Using the square-root decomposition technique, we can reduce the time complexity of several types of problems from $O(n)$ to $O(Sqrt(n))$. I will start with an example. Let’s say we have an integer array and we have to perform several operations on them. The operations can be of two types. The first type is, we have the find the sum of all the integers between index $l$ to $r$. The second type is, we have to update the value of index $i$. Some of you may already know how to solve this using a segment tree or binary search tree, today we will solve it with a new technique.

What is the naive way to solve this? Every time we are asked to find the sum, we will loop from $l$ to $r$, and for an update operation, we will update the value in index $i$. In this case, the complexity to find the sum is $O(n)$.

Now let’s try to optimize it. We will divide the array into multiple segments. Every segment will contain the sum of all integers of that segment. See the picture below:

The size of the array is $13$. When we create the segments, we want to ensure that the size of every part is *almost* the same. Also, the number of segments in the array should be nearly the same as the size of the segments. That’s where square root helps us. The square root of $13$ is approximately $3.61$ or $3$ if we ignore the decimal points. If we divide the array into segments of size $3$, we will get $13/3 = 4$ segments. The size of each segment will be $3$ except for the last part.

If the size of the array is not a square number, we will get one extra segment which is a bit smaller, but that’s not a problem. We will see soon how dividing in this way will help us immensely.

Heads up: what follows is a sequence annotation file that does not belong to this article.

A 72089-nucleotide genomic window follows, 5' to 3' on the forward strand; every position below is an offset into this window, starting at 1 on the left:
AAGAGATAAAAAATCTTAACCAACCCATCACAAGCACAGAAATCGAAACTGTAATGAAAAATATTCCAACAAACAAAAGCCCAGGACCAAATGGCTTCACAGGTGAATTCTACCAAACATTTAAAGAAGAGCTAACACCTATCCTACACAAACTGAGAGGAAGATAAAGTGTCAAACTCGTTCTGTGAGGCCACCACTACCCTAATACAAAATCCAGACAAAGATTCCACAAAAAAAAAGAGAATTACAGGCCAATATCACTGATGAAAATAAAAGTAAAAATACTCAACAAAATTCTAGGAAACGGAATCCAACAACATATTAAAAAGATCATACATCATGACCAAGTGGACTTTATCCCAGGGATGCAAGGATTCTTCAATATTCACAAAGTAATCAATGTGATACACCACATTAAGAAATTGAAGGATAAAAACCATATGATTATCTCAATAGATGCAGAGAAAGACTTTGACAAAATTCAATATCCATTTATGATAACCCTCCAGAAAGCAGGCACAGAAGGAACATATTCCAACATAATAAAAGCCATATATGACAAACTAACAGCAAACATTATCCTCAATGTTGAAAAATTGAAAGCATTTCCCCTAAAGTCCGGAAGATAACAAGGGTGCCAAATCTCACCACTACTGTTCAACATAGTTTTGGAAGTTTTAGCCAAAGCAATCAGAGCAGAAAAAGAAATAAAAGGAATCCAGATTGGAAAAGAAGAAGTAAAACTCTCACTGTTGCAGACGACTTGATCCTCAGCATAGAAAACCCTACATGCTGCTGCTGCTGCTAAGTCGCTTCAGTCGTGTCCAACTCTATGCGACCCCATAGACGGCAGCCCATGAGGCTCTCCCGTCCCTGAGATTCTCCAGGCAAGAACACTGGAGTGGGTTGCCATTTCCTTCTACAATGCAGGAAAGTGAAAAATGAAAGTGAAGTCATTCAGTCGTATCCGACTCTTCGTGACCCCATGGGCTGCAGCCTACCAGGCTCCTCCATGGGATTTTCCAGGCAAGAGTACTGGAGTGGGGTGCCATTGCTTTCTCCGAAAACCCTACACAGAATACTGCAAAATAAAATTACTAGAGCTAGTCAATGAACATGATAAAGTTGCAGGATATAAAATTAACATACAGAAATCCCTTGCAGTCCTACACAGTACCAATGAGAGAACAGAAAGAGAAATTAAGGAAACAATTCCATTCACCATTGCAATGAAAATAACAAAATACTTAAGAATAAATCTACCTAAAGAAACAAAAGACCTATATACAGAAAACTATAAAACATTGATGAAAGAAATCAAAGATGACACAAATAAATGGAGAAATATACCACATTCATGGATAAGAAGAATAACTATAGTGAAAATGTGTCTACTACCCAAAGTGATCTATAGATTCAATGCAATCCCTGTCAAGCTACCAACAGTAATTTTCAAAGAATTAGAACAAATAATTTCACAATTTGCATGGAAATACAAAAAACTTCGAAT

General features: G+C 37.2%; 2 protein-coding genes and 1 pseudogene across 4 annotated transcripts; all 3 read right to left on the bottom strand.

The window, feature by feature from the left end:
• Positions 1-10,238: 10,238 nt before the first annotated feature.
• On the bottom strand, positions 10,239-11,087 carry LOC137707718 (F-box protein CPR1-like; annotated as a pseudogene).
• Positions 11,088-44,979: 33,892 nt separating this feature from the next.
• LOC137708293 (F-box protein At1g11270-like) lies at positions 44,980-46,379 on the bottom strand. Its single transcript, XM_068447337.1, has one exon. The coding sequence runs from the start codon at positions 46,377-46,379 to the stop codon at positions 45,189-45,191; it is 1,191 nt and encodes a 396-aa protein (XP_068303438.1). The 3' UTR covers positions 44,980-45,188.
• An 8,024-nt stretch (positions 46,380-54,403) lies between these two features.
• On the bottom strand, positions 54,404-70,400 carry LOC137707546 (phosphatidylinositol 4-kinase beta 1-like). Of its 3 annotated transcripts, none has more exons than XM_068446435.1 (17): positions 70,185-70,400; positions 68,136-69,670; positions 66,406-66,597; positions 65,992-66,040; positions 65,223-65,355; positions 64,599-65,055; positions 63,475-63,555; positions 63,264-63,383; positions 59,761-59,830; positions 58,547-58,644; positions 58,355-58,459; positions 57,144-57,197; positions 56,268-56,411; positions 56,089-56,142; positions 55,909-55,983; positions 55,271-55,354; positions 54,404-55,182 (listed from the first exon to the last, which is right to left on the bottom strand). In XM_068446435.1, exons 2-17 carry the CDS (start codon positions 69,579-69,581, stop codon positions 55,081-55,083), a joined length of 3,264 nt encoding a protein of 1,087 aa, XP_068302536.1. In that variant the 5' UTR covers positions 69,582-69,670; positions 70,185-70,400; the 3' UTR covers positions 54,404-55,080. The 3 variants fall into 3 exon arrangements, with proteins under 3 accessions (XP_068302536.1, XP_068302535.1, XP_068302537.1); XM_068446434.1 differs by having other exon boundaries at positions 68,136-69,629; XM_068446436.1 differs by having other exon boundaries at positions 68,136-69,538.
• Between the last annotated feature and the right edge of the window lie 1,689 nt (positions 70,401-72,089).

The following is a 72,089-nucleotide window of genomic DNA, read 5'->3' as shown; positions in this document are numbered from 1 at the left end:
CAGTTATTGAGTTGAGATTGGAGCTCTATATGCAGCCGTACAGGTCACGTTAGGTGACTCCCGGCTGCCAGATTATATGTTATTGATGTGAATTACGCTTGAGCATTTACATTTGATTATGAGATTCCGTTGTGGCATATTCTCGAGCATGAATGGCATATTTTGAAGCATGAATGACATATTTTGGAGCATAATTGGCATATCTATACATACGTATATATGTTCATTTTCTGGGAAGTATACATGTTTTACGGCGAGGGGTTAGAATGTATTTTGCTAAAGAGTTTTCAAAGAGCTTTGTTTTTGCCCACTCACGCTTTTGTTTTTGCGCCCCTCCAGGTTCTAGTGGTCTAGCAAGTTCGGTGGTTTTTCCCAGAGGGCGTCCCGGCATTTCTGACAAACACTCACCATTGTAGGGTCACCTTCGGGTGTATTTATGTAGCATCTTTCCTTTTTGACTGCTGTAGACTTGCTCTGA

Now when we are asked to find the sum in the range $[l, r]$, we will check which segments fall into the range, and we will get the sum for those segments.

At first, we need to pre-process the segments. See the code below:

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int segment[10000]; int preprocess(int input[], int n) { int current_segment = -1; int segment_size = sqrt(n); for (int i=0; i<n; i++) { if (i % segment_size == 0) { current_segment++; //new segment } segment[current_segment] += input[i]; } return segment_size; } |

We are traversing the input array and every time $i % segment_size == 0$ becomes true, we go to next segment.

For $[l, r] = [1, 10]$, we need to find sum for the segments shown in the picture below:

The problem is, some of the segments are only partially in the range. The first and last segments can have this issue. In that case, we need to loop through each index of those segments. For other segments, we can get the sum. We have $sqrt(n)$ segments, and max size of each segment is also $sqrt(n)$. So even though we may need to loop through the first and the last segment, the total complexity remains $O(sqrt(n))$. Now you know why we divided the array this way.

Now one small question. For a particular index $i$, how do we know which segment $i$ is situated it? Very easy, just check the value of $i/segment_size$.

Let’s see the code for sum operation:

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int query(int input[], int segment_size, int l, int r) { int sum = 0; //loop the first segment //until we reach r or a starting index while (l < r && l % segment_size != 0) { sum += input[l]; l++; } //Loop until we reach //segment that contains r while (l + segment_size <= r) { sum += segment[l / segment_size]; l += segment_size; } //loop until r while (l<=r) { sum += input[l]; l++; } return sum; } |

We divided the the code in 3 parts as discussed above.

Now lets come to update operation. It’s very easy, just find the segment $i$ index is located it and update the sum for that segment.

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void update(int input[], int segment_size, int i, int val) { int segment_no = i / segment_size; segment[segment_no] -= input[i]; segment[segment_no] += val; input[i] = val; } |

The complexity for update is $O(1)$.

#### Whats next?

You can even find the Lowest Comment ancestor of a tree using a similar technique. If you want the dig deeper, check out this PDF.